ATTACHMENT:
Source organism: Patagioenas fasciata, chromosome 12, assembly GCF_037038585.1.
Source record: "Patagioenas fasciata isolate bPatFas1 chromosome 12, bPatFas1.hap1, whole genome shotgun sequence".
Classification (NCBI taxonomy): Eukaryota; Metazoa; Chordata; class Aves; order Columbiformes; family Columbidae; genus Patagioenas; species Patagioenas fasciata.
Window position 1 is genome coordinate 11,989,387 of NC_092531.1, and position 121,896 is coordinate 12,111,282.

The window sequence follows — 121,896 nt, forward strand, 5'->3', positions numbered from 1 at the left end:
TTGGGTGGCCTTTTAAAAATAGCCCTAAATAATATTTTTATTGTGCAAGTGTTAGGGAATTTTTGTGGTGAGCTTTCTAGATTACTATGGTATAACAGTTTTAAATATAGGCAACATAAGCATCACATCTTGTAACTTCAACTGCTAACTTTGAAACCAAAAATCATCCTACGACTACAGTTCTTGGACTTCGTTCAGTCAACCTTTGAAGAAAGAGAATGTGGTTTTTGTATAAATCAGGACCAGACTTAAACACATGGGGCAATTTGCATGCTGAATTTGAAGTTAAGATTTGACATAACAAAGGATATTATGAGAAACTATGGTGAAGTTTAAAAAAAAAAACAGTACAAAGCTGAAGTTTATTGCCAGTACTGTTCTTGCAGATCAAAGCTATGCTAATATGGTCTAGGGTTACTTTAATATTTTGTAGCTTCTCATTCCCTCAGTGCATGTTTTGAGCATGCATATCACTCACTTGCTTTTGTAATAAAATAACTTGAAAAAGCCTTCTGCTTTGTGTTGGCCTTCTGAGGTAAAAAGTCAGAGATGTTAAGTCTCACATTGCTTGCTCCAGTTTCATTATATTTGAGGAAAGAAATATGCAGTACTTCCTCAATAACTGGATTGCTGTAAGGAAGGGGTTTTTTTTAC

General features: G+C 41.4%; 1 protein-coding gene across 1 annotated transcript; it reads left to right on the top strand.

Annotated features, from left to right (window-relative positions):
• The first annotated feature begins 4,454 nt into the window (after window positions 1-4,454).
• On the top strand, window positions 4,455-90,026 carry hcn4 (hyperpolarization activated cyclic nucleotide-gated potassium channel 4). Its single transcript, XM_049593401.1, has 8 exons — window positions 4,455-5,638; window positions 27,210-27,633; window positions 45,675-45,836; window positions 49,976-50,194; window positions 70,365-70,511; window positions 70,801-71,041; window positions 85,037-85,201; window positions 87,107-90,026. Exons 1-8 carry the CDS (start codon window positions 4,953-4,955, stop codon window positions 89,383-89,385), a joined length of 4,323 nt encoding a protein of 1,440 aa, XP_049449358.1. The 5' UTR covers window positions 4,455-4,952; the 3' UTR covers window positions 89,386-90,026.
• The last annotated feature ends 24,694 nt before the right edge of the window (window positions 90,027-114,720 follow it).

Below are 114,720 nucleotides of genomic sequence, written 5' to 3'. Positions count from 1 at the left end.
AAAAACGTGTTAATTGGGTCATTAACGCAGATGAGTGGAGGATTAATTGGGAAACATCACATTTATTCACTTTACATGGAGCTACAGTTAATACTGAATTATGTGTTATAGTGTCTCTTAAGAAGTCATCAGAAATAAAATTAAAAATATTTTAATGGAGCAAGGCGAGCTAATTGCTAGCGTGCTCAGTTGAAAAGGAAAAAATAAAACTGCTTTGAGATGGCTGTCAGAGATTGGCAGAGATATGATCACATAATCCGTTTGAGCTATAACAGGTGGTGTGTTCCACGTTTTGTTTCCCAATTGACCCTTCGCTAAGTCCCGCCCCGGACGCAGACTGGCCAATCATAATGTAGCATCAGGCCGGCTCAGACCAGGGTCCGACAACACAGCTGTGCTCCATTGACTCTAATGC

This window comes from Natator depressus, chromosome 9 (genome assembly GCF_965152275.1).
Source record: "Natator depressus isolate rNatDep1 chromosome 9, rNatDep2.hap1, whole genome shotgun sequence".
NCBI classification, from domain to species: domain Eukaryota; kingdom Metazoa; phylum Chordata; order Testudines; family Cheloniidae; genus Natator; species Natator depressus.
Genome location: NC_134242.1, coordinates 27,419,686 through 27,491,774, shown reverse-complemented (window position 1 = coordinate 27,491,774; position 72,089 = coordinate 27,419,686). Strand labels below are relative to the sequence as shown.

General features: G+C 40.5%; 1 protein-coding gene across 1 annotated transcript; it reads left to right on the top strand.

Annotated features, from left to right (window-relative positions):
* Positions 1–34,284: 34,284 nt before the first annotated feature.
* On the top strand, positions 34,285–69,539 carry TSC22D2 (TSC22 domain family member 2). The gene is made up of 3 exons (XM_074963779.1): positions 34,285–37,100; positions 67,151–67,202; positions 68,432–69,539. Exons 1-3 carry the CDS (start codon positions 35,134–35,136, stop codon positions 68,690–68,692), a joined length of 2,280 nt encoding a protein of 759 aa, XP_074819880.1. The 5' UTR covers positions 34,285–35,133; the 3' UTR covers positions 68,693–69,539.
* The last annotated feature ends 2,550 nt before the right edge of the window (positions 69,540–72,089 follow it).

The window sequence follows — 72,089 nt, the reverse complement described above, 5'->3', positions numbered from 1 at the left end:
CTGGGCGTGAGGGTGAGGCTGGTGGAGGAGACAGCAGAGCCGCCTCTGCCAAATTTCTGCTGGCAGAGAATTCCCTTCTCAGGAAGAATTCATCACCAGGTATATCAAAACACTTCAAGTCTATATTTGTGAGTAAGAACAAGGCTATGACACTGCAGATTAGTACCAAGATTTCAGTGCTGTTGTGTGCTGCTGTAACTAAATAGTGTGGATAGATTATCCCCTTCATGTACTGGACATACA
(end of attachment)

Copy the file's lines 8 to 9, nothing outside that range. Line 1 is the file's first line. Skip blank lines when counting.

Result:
Annotated features, from left to right (window-relative positions):
• The first annotated feature begins 4,454 nt into the window (after window positions 1-4,454).